Cross-Functional Team

Cross-functional teams are an increasingly important aspect of how we work. If you’re part of a digitally mature company, you can expect almost all of your innovation to come from cross-functional teams. Reasons for this include their greater autonomy, more supportive leaders, enhanced access to resources, and other unique factors, according to Deloitte. Even now, about 30% of companies use cross-functional teams most, if not all, of the time.  

What Is a Cross-Functional Team?

A cross-functional team is made up of employees from different departments who have contrasting roles. For example, a cross-functional team might include people from marketing, sales, finance, and production, and even at various levels of seniority. Such teams are often created for a single project or goal. However, as organizations come to understand the advantages of flat hierarchies and a focus on roles instead of position in the company, many cross-functional teams are a permanent setup.  

Why Are Cross-Functional Teams Important?

Cross-functional teams are a great way to improve communication. They often sit in the same physical space, making the discussion of an issue as fast and as simple as turning around in your chair. If more opinions and expertise are desired, the whole team just needs to listen in.

Focus is another advantage. The traditional routine of a marketing employee, for example, is to deal with various projects and stakeholders at the same time. This can lead to scheduling and prioritizing conflicts, and also means that the employee needs to mentally switch from project to project. In a Cross-functional team, there is one dedicated goal and one set of priorities to deal with. 

Put together, these improvements let the Cross-functional team work faster and more efficiently. All of the main decision-making people are available on the spot to discuss and make choices, and to clear up misunderstandings. This shortens development times and reduces mistakes.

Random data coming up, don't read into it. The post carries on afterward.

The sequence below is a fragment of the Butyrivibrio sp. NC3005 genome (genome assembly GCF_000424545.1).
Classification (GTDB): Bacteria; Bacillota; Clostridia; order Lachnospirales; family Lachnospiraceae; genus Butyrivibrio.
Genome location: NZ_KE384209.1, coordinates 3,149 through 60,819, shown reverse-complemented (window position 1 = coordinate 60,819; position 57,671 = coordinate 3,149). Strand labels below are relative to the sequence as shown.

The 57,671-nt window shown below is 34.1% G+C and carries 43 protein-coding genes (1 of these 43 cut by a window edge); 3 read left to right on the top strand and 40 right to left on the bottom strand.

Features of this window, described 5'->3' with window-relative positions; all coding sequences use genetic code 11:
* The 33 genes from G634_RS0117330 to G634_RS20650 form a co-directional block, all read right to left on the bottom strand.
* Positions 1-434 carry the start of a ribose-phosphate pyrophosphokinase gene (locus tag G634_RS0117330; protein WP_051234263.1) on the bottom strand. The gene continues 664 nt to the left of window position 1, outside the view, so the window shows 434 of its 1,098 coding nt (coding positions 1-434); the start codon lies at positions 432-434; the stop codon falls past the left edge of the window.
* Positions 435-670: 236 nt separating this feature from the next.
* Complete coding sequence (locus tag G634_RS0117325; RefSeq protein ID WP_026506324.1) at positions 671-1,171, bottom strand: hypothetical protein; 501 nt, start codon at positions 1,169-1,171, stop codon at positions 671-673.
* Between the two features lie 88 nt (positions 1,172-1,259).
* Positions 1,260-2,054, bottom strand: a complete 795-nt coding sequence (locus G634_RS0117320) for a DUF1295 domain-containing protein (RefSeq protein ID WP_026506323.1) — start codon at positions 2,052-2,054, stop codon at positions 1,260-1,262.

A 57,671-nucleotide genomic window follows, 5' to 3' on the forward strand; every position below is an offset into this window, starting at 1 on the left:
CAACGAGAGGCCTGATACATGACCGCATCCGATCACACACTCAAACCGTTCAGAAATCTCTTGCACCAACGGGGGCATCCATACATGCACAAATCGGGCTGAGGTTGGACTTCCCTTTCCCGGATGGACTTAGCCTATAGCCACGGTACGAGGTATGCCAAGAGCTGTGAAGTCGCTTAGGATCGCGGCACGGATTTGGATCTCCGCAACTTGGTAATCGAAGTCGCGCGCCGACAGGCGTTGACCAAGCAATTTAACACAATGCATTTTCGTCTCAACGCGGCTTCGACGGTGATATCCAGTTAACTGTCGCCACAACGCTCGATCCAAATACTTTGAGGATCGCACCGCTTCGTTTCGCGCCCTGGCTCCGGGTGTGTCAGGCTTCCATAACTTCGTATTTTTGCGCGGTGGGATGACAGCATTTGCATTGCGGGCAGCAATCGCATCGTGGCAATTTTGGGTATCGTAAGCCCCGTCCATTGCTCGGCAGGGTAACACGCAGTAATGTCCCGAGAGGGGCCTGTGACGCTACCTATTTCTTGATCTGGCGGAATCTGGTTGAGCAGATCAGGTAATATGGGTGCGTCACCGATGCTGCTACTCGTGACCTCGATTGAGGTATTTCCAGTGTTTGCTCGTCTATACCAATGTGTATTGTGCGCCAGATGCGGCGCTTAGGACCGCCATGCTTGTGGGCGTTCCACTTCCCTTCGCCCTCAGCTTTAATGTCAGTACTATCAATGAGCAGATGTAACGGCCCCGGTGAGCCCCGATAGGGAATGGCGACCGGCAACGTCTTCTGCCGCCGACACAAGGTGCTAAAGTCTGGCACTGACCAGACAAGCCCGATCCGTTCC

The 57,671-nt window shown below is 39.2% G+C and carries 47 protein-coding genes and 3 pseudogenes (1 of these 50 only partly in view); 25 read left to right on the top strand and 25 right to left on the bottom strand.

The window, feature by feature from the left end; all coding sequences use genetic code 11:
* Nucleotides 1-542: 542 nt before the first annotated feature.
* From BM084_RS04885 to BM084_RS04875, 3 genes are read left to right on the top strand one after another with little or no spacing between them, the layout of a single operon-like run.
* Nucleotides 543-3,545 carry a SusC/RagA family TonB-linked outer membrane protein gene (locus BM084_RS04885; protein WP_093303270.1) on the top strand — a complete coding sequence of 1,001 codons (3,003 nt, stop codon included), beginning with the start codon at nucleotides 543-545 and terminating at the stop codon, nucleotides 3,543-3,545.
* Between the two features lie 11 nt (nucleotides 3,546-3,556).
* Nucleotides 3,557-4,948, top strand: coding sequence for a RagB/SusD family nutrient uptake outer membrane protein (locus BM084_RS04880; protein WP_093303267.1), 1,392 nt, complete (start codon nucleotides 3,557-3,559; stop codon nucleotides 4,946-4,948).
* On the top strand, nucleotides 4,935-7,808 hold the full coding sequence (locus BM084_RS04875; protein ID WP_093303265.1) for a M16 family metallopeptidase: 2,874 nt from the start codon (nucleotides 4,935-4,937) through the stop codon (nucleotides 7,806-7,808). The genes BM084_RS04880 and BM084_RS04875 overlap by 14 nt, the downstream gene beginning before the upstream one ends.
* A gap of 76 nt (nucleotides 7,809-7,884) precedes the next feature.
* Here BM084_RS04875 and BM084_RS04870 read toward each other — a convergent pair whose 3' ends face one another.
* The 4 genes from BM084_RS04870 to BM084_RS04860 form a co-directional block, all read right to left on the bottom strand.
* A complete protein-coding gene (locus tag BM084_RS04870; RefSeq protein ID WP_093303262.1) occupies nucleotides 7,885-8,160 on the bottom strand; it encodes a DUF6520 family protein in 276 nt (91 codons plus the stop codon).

Another strength is creative thinking. In our age of brilliant technology billionaires, the myth that innovation is the achievement of lone geniuses has remained. But the reality is that super-creators only succeed because a long line of people before them make it possible. Similarly, the phenomenal entrepreneurs of today are experts at building teams that enable what is known as ‘collective genius’.    

Turn this idea around and you find an additional advantage. Cross-functional teams minimize the issue of groupthink, a phenomenon that leads people to choose the alternative that is most accepted by the group, instead of the best one. Groupthink often happens because team members have similar backgrounds and approaches. In comparison, Cross-functional teams enjoy the diversity of skill and experience.

Companies also use Cross-functional teams for additional reasons, such as ‘test driving’ a new approach to doing business. For example, if an organization wants to experiment with agile development.

Cross-functional teams can also boost engagement and retention rates. Some employees feel disconnected in a large group setting, and that can affect their productivity and sense of belonging. This can cause a lack of interest in work and eventual churn. In contrast, Cross-functional teams might lead to a better understanding of the tasks at hand, a greater feeling of accomplishment, and an improved connection to a more diverse range of people.  

What Are the Risks of Cross-Functional Teams?

The main challenge to forming and running a successful Cross-functional team is leadership. Cross-functional teams can start on the wrong foot or lose cohesion. In addition, they might recruit members who don’t have the correct skills or personality to function well and fit in with the group. To avoid these problems, organizers and leaders must:

Define a clear mission

What is the purpose of the team? A Cross-functional team should have an established workplan and be created with a specific purpose, instead of being a vague buzzword initiative. Even long-term Cross-functional teams are built with a certain goal in mind. 

Recruit team players

This seems obvious, but when a team includes people from different management levels, egos can come into play. Making sure that Cross-functional team members are self-aware is essential.

Use upskilling

In view of the Cross-functional team’s mission, conduct a skills gap analysis and upskill your people accordingly. At the very least, put the candidates through a teamwork skills refresher course.   

Add GrowthSpace to Your Team

It can be challenging to ensure that your cross-functional teams – and all of your employees – have the skills required to do the best job possible. As your organization grows, so do the complexities of L&D programs

With GrowthSpace, you can match individual skill needs to top experts, no matter how many employees you’re dealing with. What’s more, GrowthSpace helps you implement and assess customized L&D efforts through a proprietary method that’s becoming the choice of successful companies all over the world.  

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